My first picture book, Wandlung, should be coming out within the next month. If you’re interested in understanding my philosophy on children’s literature (and children in general), these excerpts come as near to defining them as I could myself. I tore apart this essay to find the most impactful statements.

“Sentimentality is so apt to creep in if we write at length about children as seen by their elders. And the reality of childhood, as we all experienced it, creeps out. For we all remember that our childhood, as lived, was immeasurably different from what our elders saw. Hence Sir Michael Sadler, when I asked his opinion about a certain new experimental school, replied, ‘I never give an opinion on any of those experiments till the children have grown up and  can tell us what really happened.’

. . . I think we have stumbled on a principle. Where the children’s story is simply the right form for what the author has to say, then of course readers who want to hear that, will read the story or re-read it, at any age. I never met The Wind in the Willows or the Bastable books till I was in my late twenties, and I do not think I have enjoyed them any the less on that account. I am almost inclined to set it up as a canon that a children’s story which is enjoyed only by children is a bad children’s story.

. . . I am not quite sure what made me, in a particular year of my life, feel that not only a fairy tale, but a fairy tale addressed to children, was exactly what I must write—or burst. Partly, I think, that this form permits, or compels you to leave out things I wanted to leave out. It compels you to throw all the force of the book into what was done and said. It checks what a kind, but discerning critic called ‘the expository demon’ in me. It also imposes certain very fruitful necessities about length.

. . . About once every hundred years some wiseacre gets up and tries to banish the fairy tale. Perhaps I had better say a few words in its defence, as reading for children.

It is accused of giving children a false impression of the world they live in But I think no literature that children could read gives them less of a false impression. I think what profess to be realistic stories for children are far more likely to deceive them. I never expected the real world to be like the fairy tales. I think that I did expect school to be like the school stories. The fantasies did not deceive me: the school stories did.

. . . The real victim of wishful reverie does not batten on the Odyssey, The Tempest, or The Worm Ouroboros: he (or she) prefers stories about millionaires, irresistible beauties, posh hotels, palm beaches and bedroom scenes—things that really might happen, that ought to happen, that would have happened if the reader had had a fair chance. For, as I say, there are two kinds of I longing. The one is an askesis, a spiritual exercise, and the other is a disease.

A far more serious attack on the fairy tale as children’s literature comes from those who do not wish children to be frightened. I suffered too much from night-fears myself in childhood to undervalue this objection. . . They may mean (1) that we must not do anything likely to give the child those haunting, disabling, pathological fears against which ordinary courage is helpless: in fact, phobias. His mind must, if possible, be kept clear of things he can’t bear to think of. Or they may mean (2) that we must try to keep out of his mind the knowledge that he is born into a world of death, violence, wounds, adventure, heroism and cowardice, good and evil. If they mean the first I agree with them: but not if they mean the second. The second would indeed be to give children a false impression and feed them on escapism in the bad sense. There is something ludicrous in the idea of so educating a generation which is born to the Ogpu and the atomic bomb. Since it is so likely that they will meet cruel enemies, let them at least have heard of brave knights and heroic courage. Otherwise you are making their destiny not brighter but darker. Nor do most of us find that violence and bloodshed, in a story, produce any haunting dread in the minds of children. As far as that goes, I side impenitently with the human race against the modern reformer. Let there be wicked kings and beheadings, battles and dungeons, giants and dragons, and let villains be soundly killed at the end the book. Nothing will persuade me that this causes an ordinary child any kind or degree of fear beyond what it wants, and needs, to feel. For, of course, it wants to be a little frightened.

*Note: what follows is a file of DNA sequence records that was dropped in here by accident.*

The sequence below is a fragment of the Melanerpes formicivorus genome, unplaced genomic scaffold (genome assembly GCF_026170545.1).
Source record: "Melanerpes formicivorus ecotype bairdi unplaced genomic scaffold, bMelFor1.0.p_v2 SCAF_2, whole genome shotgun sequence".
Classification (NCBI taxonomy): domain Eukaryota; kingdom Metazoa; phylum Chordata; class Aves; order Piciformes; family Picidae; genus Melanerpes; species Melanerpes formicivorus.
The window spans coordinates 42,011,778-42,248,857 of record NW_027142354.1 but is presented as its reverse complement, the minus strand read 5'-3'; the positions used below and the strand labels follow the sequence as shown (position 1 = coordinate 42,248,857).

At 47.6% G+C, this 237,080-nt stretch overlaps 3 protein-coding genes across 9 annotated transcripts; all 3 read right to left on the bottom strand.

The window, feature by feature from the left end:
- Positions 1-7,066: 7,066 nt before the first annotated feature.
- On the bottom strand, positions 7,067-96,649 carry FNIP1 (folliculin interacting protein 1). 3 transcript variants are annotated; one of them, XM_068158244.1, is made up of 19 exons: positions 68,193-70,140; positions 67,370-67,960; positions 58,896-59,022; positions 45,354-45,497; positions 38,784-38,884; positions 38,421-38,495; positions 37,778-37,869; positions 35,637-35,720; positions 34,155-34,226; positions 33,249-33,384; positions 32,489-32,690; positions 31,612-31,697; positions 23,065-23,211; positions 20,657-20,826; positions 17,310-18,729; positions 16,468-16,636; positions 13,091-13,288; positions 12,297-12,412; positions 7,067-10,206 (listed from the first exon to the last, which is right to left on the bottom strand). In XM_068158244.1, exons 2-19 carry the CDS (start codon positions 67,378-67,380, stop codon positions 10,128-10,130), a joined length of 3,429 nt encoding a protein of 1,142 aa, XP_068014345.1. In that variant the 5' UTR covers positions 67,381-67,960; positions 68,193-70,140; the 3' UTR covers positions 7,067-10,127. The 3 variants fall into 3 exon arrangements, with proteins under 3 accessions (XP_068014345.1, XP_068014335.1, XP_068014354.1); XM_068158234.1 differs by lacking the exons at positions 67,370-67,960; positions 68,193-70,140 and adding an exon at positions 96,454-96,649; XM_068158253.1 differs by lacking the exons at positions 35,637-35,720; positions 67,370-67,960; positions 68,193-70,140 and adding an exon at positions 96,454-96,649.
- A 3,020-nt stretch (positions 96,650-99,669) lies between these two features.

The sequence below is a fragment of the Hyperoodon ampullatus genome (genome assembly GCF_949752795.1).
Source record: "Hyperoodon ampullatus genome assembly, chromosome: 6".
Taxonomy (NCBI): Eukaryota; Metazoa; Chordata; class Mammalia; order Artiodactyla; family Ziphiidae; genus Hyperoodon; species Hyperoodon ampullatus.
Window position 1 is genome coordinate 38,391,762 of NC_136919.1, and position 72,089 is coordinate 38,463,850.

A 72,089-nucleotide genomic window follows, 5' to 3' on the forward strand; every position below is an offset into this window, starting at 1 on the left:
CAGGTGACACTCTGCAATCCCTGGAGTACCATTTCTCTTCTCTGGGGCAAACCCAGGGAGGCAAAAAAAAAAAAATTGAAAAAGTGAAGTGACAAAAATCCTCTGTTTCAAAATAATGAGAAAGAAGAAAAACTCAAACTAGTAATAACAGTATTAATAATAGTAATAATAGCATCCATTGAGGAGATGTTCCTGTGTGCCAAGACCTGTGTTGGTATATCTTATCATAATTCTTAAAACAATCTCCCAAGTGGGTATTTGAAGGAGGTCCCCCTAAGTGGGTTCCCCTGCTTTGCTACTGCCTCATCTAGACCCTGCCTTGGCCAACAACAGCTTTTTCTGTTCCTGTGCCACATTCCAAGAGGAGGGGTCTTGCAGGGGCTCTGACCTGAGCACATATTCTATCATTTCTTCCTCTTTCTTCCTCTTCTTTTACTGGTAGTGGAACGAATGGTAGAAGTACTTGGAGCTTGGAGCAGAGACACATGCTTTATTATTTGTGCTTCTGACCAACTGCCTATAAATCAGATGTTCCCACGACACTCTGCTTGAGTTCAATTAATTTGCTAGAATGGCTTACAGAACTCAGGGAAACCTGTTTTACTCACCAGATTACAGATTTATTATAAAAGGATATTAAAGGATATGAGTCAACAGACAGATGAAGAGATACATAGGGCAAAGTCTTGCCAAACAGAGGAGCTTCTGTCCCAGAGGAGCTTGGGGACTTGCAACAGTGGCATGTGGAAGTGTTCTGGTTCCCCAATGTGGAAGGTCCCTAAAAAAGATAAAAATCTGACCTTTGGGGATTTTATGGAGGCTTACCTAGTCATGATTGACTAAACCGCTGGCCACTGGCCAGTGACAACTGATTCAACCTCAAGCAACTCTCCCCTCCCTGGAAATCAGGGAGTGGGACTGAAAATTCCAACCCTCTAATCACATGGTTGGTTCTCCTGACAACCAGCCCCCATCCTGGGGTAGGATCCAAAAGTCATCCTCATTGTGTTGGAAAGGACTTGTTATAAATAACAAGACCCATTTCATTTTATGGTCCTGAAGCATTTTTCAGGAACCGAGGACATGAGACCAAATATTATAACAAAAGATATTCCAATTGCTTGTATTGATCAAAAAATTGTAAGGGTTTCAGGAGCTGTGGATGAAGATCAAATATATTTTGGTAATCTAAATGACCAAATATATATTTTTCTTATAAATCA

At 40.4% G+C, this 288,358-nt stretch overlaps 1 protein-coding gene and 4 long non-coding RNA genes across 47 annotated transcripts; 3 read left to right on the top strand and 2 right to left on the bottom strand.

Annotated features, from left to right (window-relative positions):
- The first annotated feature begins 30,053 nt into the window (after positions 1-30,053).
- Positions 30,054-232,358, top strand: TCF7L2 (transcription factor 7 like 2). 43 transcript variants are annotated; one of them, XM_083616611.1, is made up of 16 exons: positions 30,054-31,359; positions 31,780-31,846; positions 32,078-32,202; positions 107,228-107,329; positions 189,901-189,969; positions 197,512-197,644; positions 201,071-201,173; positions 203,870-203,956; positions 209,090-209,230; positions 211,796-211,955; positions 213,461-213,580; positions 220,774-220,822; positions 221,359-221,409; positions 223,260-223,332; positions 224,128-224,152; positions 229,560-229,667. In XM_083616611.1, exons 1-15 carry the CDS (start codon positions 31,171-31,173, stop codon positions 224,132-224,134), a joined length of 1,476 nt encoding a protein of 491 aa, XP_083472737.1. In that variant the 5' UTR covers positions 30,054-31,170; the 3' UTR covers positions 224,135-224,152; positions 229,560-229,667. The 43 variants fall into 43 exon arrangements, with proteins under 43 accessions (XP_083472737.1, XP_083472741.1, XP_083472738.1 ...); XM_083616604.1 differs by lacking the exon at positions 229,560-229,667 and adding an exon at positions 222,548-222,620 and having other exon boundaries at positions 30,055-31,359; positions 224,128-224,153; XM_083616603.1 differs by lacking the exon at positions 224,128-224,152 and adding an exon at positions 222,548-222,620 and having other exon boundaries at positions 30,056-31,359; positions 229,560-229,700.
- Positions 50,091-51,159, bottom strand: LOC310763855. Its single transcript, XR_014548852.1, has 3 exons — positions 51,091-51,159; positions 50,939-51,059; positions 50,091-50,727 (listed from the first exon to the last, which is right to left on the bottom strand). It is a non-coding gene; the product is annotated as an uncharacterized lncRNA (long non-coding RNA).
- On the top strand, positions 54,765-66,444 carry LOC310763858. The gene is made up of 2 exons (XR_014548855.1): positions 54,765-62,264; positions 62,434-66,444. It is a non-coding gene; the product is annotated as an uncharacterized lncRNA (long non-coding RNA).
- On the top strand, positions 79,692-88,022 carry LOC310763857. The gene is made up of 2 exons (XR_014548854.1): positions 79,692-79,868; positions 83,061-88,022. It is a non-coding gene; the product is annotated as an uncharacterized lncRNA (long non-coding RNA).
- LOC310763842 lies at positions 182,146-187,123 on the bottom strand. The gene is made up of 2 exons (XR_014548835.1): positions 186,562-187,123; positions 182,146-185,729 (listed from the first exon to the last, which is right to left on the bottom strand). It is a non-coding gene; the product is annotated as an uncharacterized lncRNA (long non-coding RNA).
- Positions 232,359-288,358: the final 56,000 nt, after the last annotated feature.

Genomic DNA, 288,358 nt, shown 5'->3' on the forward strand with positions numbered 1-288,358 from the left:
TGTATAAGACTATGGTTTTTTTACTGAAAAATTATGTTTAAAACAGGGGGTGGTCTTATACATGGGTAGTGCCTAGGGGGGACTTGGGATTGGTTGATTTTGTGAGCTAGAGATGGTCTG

. . . I think it possible that by confining your child to blameless stories of child life in which nothing at all alarming ever happens, you would fail to banish the terrors, and would succeed in banishing all that can ennoble them or make them endurable. For in the fairy tales, side by side with the terrible figures, we find the immemorial comforters and protectors, the radiant ones; and the terrible figures are not merely terrible, but sublime. It would be nice if no little boy in bed, hearing, or thinking he hears, a sound, were ever at all frightened. But if he is going to be frightened, I think it better that he should think of giants and dragons than merely of burglars. And I think St George, or any bright champion in armour, is a better comfort than the idea of the police.

I feel sure that the question ‘What do modern children need?’ will not lead you to a good moral. If we ask that question we are assuming too superior an attitude. It would be better to ask ‘What moral do I need?’ for I think we can be sure that what does not concern us deeply will not deeply interest our readers, whatever their age. But it is better not to ask the question at all. Let the pictures tell you their own moral. For the moral inherent in them will rise from whatever spiritual roots you have succeeded in striking during the whole course of your life. But if they don’t show you any moral, don’t put one in. For the moral you put in is likely to be a platitude, or even a falsehood, skimmed from the surface of your consciousness. It is impertinent to offer the children that. For we have been told on high authority that in the moral sphere they are probably at least as wise as we. Anyone who can write a children’s story without a moral, had better do so: that is, if he is going to write children’s stories at all. The only moral that is of any value is that which arises inevitably from the whole cast of the author’s mind.”